West Virginia mine tragedy: Families denounce company, state officials
5 January 2006
In the hours after it became clear that 12 of the 13 coal miners trapped in a West Virginia mine had perished, family, friends and co-workers expressed outrage over the earlier reports by company officials and state authorities that all but one of the men had been saved.
The sense that they had been cruelly deceived only compounded the grief and anger of those who lost loved ones in a facility known by miners and their families to be dangerously out of compliance with safety regulations.
Company officials, Governor Joe Manchin and the news media scrambled on Wednesday to explain why false claims of a “miracle” rescue at the Sago Mine had been made public without any confirmation late Tuesday night, and why relatives were then kept in the dark for hours after company and state officials had learned that all but one of the trapped miners were dead.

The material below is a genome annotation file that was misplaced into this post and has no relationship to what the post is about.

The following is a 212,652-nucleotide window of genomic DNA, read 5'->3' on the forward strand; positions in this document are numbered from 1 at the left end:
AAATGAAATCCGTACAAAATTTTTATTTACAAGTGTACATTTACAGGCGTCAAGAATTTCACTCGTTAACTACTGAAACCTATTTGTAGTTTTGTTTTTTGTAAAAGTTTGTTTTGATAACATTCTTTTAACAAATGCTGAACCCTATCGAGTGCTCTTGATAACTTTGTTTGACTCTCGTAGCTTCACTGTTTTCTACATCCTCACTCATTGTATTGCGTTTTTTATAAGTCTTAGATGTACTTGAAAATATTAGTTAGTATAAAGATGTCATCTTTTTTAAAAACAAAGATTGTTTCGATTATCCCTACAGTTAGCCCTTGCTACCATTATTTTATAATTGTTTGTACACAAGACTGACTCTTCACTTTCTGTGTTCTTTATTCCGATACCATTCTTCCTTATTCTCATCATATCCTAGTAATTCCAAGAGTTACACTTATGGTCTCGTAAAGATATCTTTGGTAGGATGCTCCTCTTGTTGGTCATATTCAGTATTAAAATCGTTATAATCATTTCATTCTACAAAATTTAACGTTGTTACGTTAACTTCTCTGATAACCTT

Even after the body of one of the trapped miners was recovered Tuesday evening, the mining community held out hope that the remaining twelve would somehow be brought safely back to the surface. There was overwhelming joy when the initial report came that the men had, in fact, been found still alive by a rescue team. One survivor, 27-year-old Randal McCloy, was brought out of the mine and whisked away by ambulance to a hospital, where he was listed in critical condition.
But the exultation turned to horror, shock and pain when, hours later, the expectant family members and friends were told the shattering truth.
In the aftermath, in one of the rare occasions when the real sentiments of working class people are acknowledged, the media took note of the widespread anger in the mining community over the treacherous conditions miners endure and the general indifference they confront from the coal companies and the politicians who pander to the mine owners’ interests.